While I was still in school, the Oil India Limited conducted a survey in Rahmoria, following which they started digging out crude oil from Rahmoria. Just after a few years, it was shut down after protests by the people of Rahmaria. The people of Rahmoria were seeking for a permanent solution for river erosion. The state came digging for oil, but the decades-long problem of the area was not under its purview. Rather, as many local agitations would show, such ventures of resource extractions bring new risks and hazards. Callousness towards the local people and ecology is, indeed, inherent in the very model of extracting the resources. Sometimes the risks turn into disasters of unmanageable proportion. In the last decade, the fire in the Dikol oil field was one such disaster. The inferno that happened in Baghjan area – an ecologically very sensitive area, situated next to Dibru Saikhowa National Park – was even bigger than the inferno in Dikom oil field. I went to Baghjan the very next day of the incident, and several times thereafter. The village was reduced to ashes. The first thought that came into my mind was that the after-effects would linger on, as the state would shrug off its responsibility.
Hareswar Barman is currently a candidate from Raijor Dol from lower Assam constituency of Rangia. He has been an important political organizer in Assam for many decades, jumping into active political life since he was in school in standard eight. He has been a living part of dealing with the questions of community/class dialectic as it played out in Assam over time.
He has been associated earlier with the erstwhile URMCA (United Revolutionary Movement Council of Assam, formed with the initiative of CPI-ML-PCC Vaskar Nandy group), when the question of ethnic community assertion, autonomy, federalism, class-based mobilizations and so on, were particularly stark in the 1970s and 80s. Being part thus, he has principally opposed dominant Assamese subnationalism’s chauvinistic strains of the time. Later on, he has been one of the architects of the Abodo Suraksha Samiti (Committee for protection of non-Bodo communities), which wielded its own set of experiences. It is one of the healthy signs in the current political juncture in Assam, that is re-energizing experienced committed political organizers like Hareswar Barman to enter active politics again.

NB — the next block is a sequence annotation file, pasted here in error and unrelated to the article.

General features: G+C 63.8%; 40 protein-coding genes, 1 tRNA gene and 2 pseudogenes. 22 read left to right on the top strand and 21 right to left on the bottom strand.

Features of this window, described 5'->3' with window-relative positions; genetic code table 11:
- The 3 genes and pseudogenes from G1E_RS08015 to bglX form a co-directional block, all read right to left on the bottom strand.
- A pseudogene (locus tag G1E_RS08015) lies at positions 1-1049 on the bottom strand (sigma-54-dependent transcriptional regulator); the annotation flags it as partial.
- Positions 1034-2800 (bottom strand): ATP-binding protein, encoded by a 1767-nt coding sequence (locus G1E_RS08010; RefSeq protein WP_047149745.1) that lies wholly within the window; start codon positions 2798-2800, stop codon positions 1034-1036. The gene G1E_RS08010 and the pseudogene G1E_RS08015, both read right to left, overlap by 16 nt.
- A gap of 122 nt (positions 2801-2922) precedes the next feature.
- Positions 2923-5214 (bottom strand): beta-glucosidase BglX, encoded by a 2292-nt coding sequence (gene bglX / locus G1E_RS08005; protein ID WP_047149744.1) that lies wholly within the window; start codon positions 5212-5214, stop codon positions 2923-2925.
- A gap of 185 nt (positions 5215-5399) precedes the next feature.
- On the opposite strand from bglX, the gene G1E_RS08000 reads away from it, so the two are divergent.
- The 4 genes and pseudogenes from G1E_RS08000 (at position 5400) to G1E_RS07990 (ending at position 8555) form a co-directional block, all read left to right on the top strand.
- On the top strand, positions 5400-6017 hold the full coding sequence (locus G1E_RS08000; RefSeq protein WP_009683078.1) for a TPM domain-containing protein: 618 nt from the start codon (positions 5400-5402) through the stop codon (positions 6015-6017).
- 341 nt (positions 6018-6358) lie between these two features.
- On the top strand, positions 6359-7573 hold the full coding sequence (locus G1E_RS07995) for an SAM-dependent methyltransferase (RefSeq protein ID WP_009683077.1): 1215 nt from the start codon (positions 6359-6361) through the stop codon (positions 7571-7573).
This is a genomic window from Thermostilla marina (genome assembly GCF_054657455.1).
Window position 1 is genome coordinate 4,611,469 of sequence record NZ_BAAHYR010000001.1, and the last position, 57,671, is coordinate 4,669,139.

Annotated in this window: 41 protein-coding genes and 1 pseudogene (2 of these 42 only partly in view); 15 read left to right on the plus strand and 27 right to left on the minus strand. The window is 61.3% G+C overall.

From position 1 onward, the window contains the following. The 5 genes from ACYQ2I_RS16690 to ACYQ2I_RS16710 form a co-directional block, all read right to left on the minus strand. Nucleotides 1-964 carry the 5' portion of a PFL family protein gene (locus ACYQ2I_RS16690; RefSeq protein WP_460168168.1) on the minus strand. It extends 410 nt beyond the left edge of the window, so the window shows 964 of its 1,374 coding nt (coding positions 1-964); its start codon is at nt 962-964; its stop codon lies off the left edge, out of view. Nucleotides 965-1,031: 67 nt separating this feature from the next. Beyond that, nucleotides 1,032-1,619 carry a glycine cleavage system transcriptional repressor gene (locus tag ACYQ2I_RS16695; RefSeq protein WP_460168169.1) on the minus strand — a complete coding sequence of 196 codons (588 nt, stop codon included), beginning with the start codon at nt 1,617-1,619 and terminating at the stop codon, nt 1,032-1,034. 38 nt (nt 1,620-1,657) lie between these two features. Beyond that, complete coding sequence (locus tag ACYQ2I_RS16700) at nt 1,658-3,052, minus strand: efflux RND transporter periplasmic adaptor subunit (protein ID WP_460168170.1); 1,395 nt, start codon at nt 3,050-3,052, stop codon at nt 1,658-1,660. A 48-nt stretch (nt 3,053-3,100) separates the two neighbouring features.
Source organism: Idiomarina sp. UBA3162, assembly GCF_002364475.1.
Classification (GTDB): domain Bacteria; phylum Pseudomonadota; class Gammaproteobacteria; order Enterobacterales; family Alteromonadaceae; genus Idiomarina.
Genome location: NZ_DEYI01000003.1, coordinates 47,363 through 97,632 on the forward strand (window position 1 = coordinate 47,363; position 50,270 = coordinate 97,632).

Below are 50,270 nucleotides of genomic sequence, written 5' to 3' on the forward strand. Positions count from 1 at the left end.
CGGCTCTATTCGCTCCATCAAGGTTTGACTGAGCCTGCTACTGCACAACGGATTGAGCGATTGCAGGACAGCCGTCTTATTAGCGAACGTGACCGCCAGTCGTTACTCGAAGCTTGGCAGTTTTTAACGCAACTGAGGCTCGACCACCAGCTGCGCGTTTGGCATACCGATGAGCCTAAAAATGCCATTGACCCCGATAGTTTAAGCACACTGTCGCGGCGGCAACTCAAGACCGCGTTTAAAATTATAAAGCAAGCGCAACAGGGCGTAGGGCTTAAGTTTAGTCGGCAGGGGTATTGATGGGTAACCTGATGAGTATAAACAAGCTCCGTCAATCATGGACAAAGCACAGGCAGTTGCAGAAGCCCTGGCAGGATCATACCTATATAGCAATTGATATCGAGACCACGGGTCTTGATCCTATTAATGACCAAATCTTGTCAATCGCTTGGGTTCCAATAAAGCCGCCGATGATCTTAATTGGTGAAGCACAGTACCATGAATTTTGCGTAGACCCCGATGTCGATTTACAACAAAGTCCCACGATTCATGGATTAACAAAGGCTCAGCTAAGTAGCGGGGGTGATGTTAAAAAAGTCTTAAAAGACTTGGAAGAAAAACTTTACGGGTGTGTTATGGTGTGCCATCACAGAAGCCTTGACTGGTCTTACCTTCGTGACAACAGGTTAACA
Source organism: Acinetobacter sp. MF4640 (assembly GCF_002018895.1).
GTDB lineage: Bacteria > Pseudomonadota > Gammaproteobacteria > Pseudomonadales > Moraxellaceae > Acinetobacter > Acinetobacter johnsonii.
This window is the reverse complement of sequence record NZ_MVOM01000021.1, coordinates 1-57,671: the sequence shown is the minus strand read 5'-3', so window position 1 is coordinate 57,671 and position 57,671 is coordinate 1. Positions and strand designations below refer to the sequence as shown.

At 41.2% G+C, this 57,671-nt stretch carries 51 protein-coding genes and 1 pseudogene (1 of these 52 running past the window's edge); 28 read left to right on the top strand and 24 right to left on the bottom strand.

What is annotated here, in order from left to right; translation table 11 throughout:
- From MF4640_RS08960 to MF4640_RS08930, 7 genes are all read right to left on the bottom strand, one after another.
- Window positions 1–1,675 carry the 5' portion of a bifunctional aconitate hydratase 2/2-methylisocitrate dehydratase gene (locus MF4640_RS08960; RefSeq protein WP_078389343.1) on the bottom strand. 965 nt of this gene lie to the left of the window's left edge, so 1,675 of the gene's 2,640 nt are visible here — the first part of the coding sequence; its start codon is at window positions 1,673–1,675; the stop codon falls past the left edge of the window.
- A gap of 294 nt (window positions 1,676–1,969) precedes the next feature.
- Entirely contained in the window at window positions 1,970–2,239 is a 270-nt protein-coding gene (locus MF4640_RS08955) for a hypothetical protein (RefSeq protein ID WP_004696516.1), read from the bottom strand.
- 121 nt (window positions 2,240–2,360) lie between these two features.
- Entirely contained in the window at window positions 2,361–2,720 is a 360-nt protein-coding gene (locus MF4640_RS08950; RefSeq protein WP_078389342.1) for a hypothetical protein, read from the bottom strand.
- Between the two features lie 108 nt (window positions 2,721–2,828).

Kyrham was a professor of sociology at my alma mater, North Eastern Hill University (NEHU). The department was his second home. He had joined it as a young student in the 1980s, learning the mysteries, myths and methods of the discipline from an array of energetic scholars like Virginius Xaxa, M.N. Karna, A.C. Sinha, Nikhilesh Kumar and others. For him, the department epitomised cosmopolitanism and the free exchange of ideas among equals. He was enthusiastic about every pedagogic aspect that it undertook, first while it was located in the Nongthymmai campus and then when it moved to Umshing Mawkynroh where NEHU is currently located. The department reciprocated this affection and respect, awarding him with a PhD in 1990 and then inducting him as a member of the faculty soon after.
Due to the historical traditions of peasant struggles in Punjab, in the current farmers’ revolt against agro-business capitalism articulated through three farms laws brought by Modi’s Hindu nationalist regime, the leaders of farmers organisations in Punjab played the leading role. It inspired first the Haryana peasantry and later the peasantry in UP, Uttarakhand, Rajasthan and other states to join the struggle. It is now progressing to become a country wide struggle going even beyond farmers. To understand the role leadership plays in any struggle, it is important to understand the significance of the concept of the ‘vanguard’. In every egalitarian movement, there is one sector which is the most advanced and provides leadership. This sector is the vanguard. It articulates the interests, aspirations and even emotions of other rebellious sections of society.
“Khela ekhono baki. The game is still on.”